Five Tips for Writing Dialogue

1. Make it realistic but not too realistic.

Dialogue needs to ring true, but completely realistic dialogue can be trying to read, so avoid most of the pauses, repetitive lines, sentences trailing off, rambling, wordiness, and interruptions. Be sure to use contractions so it doesn’t sound stilted.

In this example, a wordy line is pared down.

“I am going to have to go to the store later today.”

Better: “I have to go to the store.”

2. Use the speaker tag “said” and use it without adverbs.

Not everyone agrees with this guideline, but author Elmore Leonard is a firm believer. He says, “The line of dialogue belongs to the character; the verb is the writer sticking his nose in. But ‘said’ is far less intrusive than ‘grumbled,’ ‘gasped,’ ‘cautioned,’ ‘lied.’”

And: “To use an adverb this way (or almost any way) is a mortal sin. The writer is now exposing himself in earnest, using a word that distracts and can interrupt the rhythm of the exchange.”

3. Avoid mentioning characters’ names.

Repeating characters’ names in dialogue sounds unnatural because most people don’t continually say the name of the person they’re talking to, especially when there are only two people conversing.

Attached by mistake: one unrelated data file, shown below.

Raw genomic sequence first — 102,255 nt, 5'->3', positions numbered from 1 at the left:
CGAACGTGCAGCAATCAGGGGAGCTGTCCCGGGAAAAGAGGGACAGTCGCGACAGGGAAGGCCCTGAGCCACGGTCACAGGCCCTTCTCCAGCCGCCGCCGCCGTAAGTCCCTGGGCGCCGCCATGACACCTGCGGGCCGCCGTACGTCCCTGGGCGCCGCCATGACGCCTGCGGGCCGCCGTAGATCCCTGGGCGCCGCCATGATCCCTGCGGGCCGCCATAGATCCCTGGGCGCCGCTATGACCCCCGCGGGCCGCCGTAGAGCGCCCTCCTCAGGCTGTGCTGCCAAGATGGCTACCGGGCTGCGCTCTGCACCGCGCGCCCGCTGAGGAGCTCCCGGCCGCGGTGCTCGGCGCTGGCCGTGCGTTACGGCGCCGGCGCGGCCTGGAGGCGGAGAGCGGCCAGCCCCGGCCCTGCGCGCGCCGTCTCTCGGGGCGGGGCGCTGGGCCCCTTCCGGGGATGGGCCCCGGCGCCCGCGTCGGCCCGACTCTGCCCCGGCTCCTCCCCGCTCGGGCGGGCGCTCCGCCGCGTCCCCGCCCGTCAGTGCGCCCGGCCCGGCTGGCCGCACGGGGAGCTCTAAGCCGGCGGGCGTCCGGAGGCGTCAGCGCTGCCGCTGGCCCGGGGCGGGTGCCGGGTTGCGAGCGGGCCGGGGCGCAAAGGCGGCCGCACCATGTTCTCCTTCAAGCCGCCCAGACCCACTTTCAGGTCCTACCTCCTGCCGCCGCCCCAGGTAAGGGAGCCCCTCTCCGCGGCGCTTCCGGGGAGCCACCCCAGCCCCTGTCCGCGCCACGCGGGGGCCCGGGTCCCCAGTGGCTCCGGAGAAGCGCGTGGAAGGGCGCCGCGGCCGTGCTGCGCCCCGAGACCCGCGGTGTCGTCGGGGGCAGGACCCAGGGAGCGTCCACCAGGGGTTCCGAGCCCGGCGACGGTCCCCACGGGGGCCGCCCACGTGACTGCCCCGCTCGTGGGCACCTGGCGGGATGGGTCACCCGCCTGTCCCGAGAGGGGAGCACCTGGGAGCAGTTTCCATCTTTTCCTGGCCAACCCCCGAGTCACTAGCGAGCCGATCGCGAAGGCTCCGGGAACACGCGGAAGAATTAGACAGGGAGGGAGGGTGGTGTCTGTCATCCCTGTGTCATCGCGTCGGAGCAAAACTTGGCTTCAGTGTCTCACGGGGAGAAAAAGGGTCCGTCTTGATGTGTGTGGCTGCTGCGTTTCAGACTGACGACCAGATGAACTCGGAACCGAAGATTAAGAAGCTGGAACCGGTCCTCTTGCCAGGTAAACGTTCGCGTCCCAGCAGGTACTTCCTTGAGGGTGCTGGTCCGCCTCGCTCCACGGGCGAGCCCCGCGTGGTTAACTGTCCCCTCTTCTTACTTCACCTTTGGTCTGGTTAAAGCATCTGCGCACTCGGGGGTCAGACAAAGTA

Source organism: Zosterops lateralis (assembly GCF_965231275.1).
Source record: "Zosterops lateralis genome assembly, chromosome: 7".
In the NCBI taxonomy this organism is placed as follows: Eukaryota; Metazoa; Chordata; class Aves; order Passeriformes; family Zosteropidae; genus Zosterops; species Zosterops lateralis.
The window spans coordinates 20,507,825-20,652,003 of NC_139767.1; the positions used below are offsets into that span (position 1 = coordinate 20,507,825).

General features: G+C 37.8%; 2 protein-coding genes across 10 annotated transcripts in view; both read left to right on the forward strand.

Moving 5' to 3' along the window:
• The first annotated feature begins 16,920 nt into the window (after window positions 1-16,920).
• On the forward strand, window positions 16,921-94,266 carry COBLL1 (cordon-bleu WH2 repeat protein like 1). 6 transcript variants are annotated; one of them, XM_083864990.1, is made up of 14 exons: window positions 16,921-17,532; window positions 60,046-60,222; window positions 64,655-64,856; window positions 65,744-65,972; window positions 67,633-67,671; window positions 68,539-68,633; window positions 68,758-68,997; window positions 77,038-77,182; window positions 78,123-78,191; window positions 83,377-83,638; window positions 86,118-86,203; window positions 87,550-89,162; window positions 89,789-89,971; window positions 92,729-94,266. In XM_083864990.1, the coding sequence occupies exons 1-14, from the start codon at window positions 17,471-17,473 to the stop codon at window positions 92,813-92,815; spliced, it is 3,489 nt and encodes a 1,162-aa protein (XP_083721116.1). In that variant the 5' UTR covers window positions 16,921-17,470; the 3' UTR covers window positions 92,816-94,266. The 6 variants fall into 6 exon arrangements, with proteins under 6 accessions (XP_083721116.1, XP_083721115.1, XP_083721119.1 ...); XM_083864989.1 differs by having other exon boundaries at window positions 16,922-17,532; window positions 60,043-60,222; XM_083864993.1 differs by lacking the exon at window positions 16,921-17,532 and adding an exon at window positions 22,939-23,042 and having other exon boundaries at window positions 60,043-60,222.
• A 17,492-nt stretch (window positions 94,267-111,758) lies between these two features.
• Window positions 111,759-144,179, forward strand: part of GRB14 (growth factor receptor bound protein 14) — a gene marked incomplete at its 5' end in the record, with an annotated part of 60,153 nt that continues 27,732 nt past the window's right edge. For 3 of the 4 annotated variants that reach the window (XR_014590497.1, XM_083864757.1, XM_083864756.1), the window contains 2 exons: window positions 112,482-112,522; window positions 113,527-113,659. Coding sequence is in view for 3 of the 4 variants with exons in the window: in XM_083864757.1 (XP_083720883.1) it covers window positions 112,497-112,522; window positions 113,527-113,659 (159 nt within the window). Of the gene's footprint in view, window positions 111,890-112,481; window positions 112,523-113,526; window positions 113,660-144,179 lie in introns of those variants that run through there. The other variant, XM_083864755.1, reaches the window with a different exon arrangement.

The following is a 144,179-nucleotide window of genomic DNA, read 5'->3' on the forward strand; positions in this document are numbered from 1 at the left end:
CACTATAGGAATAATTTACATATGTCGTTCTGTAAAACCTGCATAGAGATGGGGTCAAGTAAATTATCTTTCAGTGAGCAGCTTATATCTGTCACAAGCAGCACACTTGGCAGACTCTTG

Take this example.

“Catherine, what did you find at the antique store?” Ruth said.

“An old typewriter,” Catherine said. “Do you type, Ruth?”

“Yes, I do, Catherine.”

4. Eliminate redundancies.

Though redundancies might be realistic at times, they tend to slow down the dialogue.

In the first example, the character states the same thing twice. In the last two examples, the dialogue in combination with the speaker tag/action is redundant.

“I’m not feeling well,” she said. “I’m sick.”

“Sorry,” he apologized.

She nodded. “Yes.”

5. Use actions sparingly.

Some writers fall into the trap of inserting actions into nearly every paragraph of dialogue. This results in characters who can’t seem to sit still because they’re constantly nodding, crossing their arms, pointing, shaking their heads, rolling their eyes, and shrugging.

Hope these tips help make your dialogue shine.

—The Editors


Elmore Leonard, Elmore Leonard’s 10 Rules of Writing (New York, NY; HarperCollins, 2001), 23, 29.

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2 Responses to Five Tips for Writing Dialogue

  1. Normandie says:

    I’d add: Let the dialogue reveal character and motivation. How the characters interact, their tone and the things they discuss, can reveal a lot about them if used well. This keeps the action in the immediate and allows the writer to avoid telling. I love it when I come across a writer who has mastered the art of great dialogue.

  2. Lorie Jones says:

    Thanks for sharing that great tip, Normandie. We love it when writers have mastered the art of dialogue too.